Shifts in rainfall patterns and increasing temperatures associated with climate change are predicted for most Neotropical dry forests in the following decades. Under these new scenarios, understanding the mechanisms driving plant drought responses is a priority due to their impact on ecosystem functioning. We measured leaf water potential at turgor loss point (πtlp) as a critical physiological determinant of a plant's tolerance to water stress. We also explored their relationship with 16 leaf and wood anatomy traits related to the leaf economics spectrum and hydraulic safety-efficiency trade-off. Drought tolerance, indexed by πtlp, ranged from -1.3 to -3.1 MPa among species, and was mainly linked to wood anatomy rather than leaf traits. Species with higher drought tolerance (lower πtlp) tended to have traits associated with high hydraulic safety, such as narrow vessels and pits, and low hydraulic efficiency measured as xylem potential hydraulic conductivity. Additionally, more drought-tolerant species showed high tissue investment, such as thick fibers and dense wood. The best model explained more than 50% of the variation in πtlp, and the most important traits were fiber wall thickness and water content. Our results highlight the high variability of woody species' drought responses and the importance of wood anatomy in explaining physiological responses to water deficit in tropical dry forests.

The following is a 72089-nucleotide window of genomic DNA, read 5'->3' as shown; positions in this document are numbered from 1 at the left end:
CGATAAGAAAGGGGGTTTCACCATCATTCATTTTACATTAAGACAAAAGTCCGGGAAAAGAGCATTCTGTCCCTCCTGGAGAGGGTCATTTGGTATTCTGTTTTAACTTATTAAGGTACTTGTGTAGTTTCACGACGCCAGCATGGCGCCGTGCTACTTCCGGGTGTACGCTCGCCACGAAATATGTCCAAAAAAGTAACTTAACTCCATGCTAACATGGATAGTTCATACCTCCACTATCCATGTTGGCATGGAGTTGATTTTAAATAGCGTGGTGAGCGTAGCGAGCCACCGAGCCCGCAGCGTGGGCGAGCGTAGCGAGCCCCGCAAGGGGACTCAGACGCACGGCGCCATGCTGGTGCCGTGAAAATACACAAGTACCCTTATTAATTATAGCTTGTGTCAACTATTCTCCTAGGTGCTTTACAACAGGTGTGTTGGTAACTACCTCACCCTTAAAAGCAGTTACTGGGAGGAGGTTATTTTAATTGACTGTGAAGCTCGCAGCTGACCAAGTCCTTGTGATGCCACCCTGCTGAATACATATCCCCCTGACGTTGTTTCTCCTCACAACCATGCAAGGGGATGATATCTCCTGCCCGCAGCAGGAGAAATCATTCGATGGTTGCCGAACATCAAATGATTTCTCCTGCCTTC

Drought tolerance, turgor loss point, wood anatomy traits, leaf traits